The 2019 European elections will bring tremendous changes to the European Parliament. How large will Eurosceptic political groups become? Which alliances will be required to pass legislation and keep the EU functioning? The ECON Committee, of vital importance for the financial industry in the legislative process, is likely to face significant changes in its composition and functioning.
With Parliament declaring a climate emergency and the Committee on Climate Change (CCC) setting the target of net zero carbon emissions by 2050, there is little doubt that climate issues and the demands for action will remain high on the political agenda.
Hard Brexit proponents in the UK extol the virtues of leaving the EU without a deal on what is known as ‘WTO terms’. It is argued that much of global trade already takes place on such terms and there is nothing to fear about the UK falling back on this structure.
Following a commitment to renew the Confidence and Supply Agreement between Ireland’s Fianna Fáil and Fine Gael for a period of at least 12 months, and amid a House of Commons defeat for Theresa May’s Withdrawal Agreement, this year presents itself as a defining year for the Irish Government, and for Ireland as a whole.
This year will be one of significant political change in Europe. On 23-26 May, citizens across EU member states will elect the 705 MEPs who will form the first European Parliament after Brexit.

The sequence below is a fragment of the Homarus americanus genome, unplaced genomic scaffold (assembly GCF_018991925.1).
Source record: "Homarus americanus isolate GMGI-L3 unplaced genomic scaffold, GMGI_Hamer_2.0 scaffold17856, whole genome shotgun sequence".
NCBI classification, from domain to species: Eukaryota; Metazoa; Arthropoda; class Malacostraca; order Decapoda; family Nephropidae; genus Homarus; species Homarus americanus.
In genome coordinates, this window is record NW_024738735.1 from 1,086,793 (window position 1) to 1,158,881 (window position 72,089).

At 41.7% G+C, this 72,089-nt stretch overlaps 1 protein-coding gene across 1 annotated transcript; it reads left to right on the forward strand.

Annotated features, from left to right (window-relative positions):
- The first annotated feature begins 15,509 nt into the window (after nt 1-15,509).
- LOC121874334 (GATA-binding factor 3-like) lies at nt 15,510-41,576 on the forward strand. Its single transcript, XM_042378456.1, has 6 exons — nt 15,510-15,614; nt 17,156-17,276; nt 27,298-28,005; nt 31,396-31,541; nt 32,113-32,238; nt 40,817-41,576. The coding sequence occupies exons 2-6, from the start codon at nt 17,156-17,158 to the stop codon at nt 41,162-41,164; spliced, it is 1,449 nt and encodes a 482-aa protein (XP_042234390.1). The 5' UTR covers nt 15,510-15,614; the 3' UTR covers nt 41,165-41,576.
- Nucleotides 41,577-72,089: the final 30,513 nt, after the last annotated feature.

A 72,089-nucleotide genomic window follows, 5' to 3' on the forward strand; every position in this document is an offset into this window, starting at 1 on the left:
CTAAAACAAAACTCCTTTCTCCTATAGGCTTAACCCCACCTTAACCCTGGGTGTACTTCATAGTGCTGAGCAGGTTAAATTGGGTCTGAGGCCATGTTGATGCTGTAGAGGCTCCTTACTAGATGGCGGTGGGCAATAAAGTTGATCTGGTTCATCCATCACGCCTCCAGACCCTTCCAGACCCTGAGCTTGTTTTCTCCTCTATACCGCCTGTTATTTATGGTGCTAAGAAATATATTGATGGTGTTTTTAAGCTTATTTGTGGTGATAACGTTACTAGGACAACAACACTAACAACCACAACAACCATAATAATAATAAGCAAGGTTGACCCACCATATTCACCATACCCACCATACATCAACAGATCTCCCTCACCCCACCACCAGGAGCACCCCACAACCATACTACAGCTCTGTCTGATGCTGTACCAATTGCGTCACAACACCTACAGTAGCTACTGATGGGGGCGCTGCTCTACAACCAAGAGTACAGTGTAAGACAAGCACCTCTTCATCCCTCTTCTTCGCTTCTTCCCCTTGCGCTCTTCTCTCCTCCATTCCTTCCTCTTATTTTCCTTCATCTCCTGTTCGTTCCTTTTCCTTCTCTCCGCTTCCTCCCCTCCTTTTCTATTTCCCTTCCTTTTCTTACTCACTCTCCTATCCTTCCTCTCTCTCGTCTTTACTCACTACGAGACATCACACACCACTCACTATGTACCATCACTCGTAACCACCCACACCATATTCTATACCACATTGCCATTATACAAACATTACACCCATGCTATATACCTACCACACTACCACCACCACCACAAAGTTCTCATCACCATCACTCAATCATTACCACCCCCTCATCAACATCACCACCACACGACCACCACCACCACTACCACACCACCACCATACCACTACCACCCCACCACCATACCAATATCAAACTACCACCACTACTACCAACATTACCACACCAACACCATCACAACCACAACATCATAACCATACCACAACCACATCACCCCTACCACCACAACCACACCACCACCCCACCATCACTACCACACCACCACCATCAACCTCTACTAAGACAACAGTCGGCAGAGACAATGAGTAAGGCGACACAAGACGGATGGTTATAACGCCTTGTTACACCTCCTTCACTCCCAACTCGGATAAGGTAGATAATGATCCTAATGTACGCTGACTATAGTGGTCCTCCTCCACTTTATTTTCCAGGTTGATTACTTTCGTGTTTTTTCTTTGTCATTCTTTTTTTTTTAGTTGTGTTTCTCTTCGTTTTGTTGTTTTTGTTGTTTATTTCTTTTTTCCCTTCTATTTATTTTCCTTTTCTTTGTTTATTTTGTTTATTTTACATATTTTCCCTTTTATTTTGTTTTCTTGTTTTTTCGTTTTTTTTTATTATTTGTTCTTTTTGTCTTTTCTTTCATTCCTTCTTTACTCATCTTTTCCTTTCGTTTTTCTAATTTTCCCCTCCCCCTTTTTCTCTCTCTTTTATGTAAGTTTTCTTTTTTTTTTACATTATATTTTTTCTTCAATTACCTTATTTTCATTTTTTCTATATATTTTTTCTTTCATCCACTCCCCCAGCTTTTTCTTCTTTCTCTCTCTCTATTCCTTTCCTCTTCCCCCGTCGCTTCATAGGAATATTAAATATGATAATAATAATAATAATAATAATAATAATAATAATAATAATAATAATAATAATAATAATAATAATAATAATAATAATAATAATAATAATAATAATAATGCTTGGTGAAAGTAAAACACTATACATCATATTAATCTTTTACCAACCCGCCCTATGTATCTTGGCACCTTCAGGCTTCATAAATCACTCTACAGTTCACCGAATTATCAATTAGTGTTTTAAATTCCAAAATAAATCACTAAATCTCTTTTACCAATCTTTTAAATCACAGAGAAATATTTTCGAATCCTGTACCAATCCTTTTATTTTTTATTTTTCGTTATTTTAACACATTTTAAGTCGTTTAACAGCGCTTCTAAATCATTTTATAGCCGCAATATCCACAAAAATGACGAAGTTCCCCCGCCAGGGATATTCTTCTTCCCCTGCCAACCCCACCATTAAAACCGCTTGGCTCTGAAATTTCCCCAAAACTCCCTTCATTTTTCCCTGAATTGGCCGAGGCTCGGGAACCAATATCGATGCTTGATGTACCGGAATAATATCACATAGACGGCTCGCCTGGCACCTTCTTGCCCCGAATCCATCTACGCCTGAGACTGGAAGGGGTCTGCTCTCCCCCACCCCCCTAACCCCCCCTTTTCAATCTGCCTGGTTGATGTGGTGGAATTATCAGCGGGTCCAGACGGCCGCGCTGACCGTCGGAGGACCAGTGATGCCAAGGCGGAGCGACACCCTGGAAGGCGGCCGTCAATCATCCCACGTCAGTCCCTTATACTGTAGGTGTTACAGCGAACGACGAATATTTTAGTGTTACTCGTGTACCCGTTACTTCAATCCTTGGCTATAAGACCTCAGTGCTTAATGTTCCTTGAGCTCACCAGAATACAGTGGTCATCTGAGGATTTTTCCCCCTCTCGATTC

This year will see significant changes in the EU institutions and their leadership, following the European Parliament elections that take place on 23-26 May. Hume Brophy’s timeline of the 2019 changeover year tracks and describes the key milestones from the run-up to the elections to the appointment of the 27 new Commissioners
Innovation often races ahead of the rules. In 1946 Howard Hughes personally tested his bold new reconnaissance plane and crashed it through three houses, nearly killing himself.
Despite many doubting the strength of the Confidence and Supply agreement or just how long this Government might last, we are now approaching the culmination of the three-budget deal struck between Fine Gael and Fianna Fáil back in May 2016.
Agreement has recently been reached between the U.S., Mexico and Canada to introduce a new United States Mexico Canada Agreement (USMCA) to replace the North American Free Trade Agreement (NAFTA).
Hume Brophy has appointed Marie Donnelly, a former Director in the European Commission, as a Senior Adviser. She will leverage her 30-year career and deep understanding of the dynamics of regulation to provide strategic advice to Hume Brophy clients.